Skillsfirst Level 5 Diploma in Financial Trading (RQF) - Module 1 - Trading Introduction
Skillsfirst Level 5 Diploma in Financial Trading (RQF) - Module 2 - Financial Products
Skillsfirst Level 5 Diploma in Financial Trading (RQF) - Module 3 - Economic Principles
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A financial market is a mechanism that allows people to buy and sell (trade) financial securities (such as stocks and bonds), commodities (such as precious metals, energy, or agricultural goods), and other fungible items of value at low transaction costs and at price.

Markets work by placing many interested buyers and sellers in one “place”, thus making it easier for them to find each other to trade.

The word finance originally came from the French word ‘finer’ meaning to settle a debt, and market derives from the Latin word ‘mercari’ which means to buy.

The term ‘Financial Market’ can often seem overwhelming. It is impossible nowadays to avoid the subject because it features when you read, watch or listen to the news. However, more often than not when you read or watch media coverage the whole thing can leave you feeling rather confused, often being above the experience of most people. Yet whatever your level of experience it goes without saying that in business people strive every day to manage their assets and liabilities to seek maximum advantage.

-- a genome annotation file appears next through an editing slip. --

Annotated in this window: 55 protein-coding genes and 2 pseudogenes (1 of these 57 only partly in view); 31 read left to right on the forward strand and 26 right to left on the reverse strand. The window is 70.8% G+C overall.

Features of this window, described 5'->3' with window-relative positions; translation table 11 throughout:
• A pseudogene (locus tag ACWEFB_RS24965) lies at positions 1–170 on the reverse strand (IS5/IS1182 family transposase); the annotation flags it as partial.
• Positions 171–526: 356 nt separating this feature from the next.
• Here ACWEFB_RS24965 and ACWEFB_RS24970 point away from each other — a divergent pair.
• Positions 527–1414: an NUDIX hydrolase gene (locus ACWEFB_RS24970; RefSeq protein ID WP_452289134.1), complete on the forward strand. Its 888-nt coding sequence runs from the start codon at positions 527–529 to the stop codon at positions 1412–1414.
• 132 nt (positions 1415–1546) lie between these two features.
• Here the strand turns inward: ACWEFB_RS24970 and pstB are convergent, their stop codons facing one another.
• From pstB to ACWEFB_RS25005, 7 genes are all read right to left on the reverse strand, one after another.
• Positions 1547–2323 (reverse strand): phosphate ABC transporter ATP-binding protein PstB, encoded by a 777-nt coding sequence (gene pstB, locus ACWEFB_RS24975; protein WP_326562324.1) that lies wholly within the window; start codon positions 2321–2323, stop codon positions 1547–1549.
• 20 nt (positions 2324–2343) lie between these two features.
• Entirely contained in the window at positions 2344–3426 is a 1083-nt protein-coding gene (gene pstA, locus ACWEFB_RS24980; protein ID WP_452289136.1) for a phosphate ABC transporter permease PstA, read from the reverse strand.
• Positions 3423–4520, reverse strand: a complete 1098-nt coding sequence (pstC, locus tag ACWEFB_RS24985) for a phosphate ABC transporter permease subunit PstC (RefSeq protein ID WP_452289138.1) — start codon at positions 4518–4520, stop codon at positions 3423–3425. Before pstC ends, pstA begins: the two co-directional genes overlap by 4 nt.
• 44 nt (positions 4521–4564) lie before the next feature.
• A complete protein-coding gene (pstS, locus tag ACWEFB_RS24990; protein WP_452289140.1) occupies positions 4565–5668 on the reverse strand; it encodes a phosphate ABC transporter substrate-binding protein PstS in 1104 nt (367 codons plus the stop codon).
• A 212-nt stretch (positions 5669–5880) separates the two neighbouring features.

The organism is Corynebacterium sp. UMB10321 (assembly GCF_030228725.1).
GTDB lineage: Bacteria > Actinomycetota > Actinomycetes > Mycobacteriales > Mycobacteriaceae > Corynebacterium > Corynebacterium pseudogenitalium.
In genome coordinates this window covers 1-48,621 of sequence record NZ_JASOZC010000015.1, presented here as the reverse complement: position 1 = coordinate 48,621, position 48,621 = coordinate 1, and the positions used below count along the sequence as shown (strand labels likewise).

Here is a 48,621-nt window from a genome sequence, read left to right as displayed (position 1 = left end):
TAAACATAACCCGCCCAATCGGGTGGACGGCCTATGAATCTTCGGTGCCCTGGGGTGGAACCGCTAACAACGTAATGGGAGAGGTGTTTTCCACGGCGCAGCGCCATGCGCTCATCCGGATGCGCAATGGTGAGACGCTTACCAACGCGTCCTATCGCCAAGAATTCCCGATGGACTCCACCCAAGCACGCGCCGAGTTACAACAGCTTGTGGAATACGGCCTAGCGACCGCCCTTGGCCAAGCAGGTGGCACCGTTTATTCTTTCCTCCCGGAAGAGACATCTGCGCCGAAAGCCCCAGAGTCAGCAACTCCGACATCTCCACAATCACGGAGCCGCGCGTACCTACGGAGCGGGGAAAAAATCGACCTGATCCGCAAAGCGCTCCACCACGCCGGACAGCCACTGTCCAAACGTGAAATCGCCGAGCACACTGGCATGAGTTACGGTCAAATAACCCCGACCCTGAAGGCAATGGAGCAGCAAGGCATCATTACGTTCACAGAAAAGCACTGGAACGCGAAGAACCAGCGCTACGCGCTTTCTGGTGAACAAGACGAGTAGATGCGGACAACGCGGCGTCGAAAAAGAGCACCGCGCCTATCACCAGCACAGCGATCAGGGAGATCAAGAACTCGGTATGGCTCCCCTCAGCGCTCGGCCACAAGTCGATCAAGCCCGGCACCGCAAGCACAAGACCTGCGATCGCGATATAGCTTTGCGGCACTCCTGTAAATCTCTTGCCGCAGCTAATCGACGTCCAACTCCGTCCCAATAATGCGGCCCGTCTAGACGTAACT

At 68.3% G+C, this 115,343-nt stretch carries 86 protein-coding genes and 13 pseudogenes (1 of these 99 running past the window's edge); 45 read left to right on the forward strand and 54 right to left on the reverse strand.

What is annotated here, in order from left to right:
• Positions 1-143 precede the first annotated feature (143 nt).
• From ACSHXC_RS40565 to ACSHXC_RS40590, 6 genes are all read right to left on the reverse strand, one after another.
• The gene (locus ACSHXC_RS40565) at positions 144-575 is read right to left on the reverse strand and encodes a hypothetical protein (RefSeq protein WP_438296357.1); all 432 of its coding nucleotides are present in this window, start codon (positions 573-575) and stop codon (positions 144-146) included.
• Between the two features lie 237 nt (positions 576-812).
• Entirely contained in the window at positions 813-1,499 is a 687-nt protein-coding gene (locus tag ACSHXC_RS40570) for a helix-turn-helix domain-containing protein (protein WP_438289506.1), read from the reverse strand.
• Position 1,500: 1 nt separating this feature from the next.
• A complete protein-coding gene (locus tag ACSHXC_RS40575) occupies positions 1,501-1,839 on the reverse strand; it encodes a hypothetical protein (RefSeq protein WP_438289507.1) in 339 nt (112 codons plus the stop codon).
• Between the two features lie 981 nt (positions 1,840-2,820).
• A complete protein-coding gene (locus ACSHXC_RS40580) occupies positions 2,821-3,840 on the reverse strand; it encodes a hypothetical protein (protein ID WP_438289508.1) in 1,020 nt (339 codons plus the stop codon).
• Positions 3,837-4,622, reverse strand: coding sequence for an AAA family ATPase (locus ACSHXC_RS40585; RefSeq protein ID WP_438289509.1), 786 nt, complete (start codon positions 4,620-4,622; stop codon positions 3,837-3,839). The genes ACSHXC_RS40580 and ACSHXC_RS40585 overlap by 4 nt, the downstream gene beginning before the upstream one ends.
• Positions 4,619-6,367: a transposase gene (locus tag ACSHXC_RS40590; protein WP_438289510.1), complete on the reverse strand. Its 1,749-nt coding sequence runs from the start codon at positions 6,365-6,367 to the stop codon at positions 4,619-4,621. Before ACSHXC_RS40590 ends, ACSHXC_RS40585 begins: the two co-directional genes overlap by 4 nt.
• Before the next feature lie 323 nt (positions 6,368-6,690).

In short, financial markets facilitate the movement of funds for many varied motives. These could be between lenders, borrowers, investors, and will range from large organisations to individuals. Markets are classified into two categories namely Primary and Secondary Markets.

Primary markets are used by businesses, governments and households to raise funds for the expenditure of goods, services, and assets.

Secondary markets on the other hand are used by investors to trade what has been bought in the primary market.


Financial markets are also classified into Capital Markets and Money Markets. Capital Markets are for companies and governments that need to raise capital. This is done using the primary market and new stocks can include IPOs, company options, placements, bonds etc. Once newly issued stocks are sold in the primary market they can be traded through the secondary markets


Money Markets on the other hand are used by banks that lend and borrow from each other by trading financial instruments such as Certificates of Deposit (CDs) or agreements such as repos and reverses. Money markets serve to provide short to medium term liquidity in the global financial system and as such are a very important aspect of it. Some derivatives of the money market include forward rate agreements (FRAs) and futures. Examples of financial markets include the Stock Exchanges which facilitate the resale of previously issued stock or shares. Government bond markets such as the US, UK, etc also are financial markets for the resale of previously issued bonds.

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